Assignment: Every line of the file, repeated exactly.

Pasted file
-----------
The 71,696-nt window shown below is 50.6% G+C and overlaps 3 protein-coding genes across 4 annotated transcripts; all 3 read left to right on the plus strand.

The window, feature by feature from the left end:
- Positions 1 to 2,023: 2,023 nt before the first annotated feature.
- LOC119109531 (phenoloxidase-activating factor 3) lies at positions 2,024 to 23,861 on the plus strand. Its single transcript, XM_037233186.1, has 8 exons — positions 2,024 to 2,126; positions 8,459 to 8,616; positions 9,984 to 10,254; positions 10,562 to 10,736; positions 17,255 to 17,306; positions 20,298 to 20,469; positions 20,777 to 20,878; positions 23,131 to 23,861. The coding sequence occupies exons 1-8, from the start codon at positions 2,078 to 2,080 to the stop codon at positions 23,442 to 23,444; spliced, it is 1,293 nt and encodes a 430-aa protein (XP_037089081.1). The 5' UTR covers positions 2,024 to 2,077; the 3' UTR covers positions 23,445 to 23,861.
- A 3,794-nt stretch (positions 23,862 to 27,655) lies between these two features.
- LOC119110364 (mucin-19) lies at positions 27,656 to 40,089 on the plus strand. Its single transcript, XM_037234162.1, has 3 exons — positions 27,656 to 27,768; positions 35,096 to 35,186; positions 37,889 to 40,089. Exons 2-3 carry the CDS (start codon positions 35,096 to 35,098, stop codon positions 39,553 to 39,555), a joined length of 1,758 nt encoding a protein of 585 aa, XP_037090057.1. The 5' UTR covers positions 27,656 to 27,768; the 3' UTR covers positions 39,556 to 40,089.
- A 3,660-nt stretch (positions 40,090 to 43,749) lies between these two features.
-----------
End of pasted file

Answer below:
The 71,696-nt window shown below is 50.6% G+C and overlaps 3 protein-coding genes across 4 annotated transcripts; all 3 read left to right on the plus strand.

The window, feature by feature from the left end:
- Positions 1 to 2,023: 2,023 nt before the first annotated feature.
- LOC119109531 (phenoloxidase-activating factor 3) lies at positions 2,024 to 23,861 on the plus strand. Its single transcript, XM_037233186.1, has 8 exons — positions 2,024 to 2,126; positions 8,459 to 8,616; positions 9,984 to 10,254; positions 10,562 to 10,736; positions 17,255 to 17,306; positions 20,298 to 20,469; positions 20,777 to 20,878; positions 23,131 to 23,861. The coding sequence occupies exons 1-8, from the start codon at positions 2,078 to 2,080 to the stop codon at positions 23,442 to 23,444; spliced, it is 1,293 nt and encodes a 430-aa protein (XP_037089081.1). The 5' UTR covers positions 2,024 to 2,077; the 3' UTR covers positions 23,445 to 23,861.
- A 3,794-nt stretch (positions 23,862 to 27,655) lies between these two features.
- LOC119110364 (mucin-19) lies at positions 27,656 to 40,089 on the plus strand. Its single transcript, XM_037234162.1, has 3 exons — positions 27,656 to 27,768; positions 35,096 to 35,186; positions 37,889 to 40,089. Exons 2-3 carry the CDS (start codon positions 35,096 to 35,098, stop codon positions 39,553 to 39,555), a joined length of 1,758 nt encoding a protein of 585 aa, XP_037090057.1. The 5' UTR covers positions 27,656 to 27,768; the 3' UTR covers positions 39,556 to 40,089.
- A 3,660-nt stretch (positions 40,090 to 43,749) lies between these two features.